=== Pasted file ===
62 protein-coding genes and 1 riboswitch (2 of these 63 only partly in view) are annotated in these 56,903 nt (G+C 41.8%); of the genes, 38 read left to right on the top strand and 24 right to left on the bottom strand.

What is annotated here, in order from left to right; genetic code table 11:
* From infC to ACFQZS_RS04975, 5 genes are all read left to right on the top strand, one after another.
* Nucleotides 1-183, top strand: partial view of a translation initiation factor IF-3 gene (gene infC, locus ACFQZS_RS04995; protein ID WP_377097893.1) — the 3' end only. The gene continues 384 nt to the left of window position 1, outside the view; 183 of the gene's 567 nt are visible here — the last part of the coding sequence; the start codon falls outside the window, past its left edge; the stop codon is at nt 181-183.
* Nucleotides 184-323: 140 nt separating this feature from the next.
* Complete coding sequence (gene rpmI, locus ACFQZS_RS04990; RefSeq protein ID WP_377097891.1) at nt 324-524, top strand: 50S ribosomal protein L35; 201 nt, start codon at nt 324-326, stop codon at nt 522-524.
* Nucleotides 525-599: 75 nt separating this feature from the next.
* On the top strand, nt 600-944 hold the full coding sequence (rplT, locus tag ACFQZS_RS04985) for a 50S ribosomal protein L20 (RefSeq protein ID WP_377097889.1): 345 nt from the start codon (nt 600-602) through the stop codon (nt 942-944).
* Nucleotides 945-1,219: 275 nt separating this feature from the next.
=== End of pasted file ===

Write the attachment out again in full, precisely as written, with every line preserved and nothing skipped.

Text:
62 protein-coding genes and 1 riboswitch (2 of these 63 only partly in view) are annotated in these 56,903 nt (G+C 41.8%); of the genes, 38 read left to right on the top strand and 24 right to left on the bottom strand.

What is annotated here, in order from left to right; genetic code table 11:
* From infC to ACFQZS_RS04975, 5 genes are all read left to right on the top strand, one after another.
* Nucleotides 1-183, top strand: partial view of a translation initiation factor IF-3 gene (gene infC, locus ACFQZS_RS04995; protein ID WP_377097893.1) — the 3' end only. The gene continues 384 nt to the left of window position 1, outside the view; 183 of the gene's 567 nt are visible here — the last part of the coding sequence; the start codon falls outside the window, past its left edge; the stop codon is at nt 181-183.
* Nucleotides 184-323: 140 nt separating this feature from the next.
* Complete coding sequence (gene rpmI, locus ACFQZS_RS04990; RefSeq protein ID WP_377097891.1) at nt 324-524, top strand: 50S ribosomal protein L35; 201 nt, start codon at nt 324-326, stop codon at nt 522-524.
* Nucleotides 525-599: 75 nt separating this feature from the next.
* On the top strand, nt 600-944 hold the full coding sequence (rplT, locus tag ACFQZS_RS04985) for a 50S ribosomal protein L20 (RefSeq protein ID WP_377097889.1): 345 nt from the start codon (nt 600-602) through the stop codon (nt 942-944).
* Nucleotides 945-1,219: 275 nt separating this feature from the next.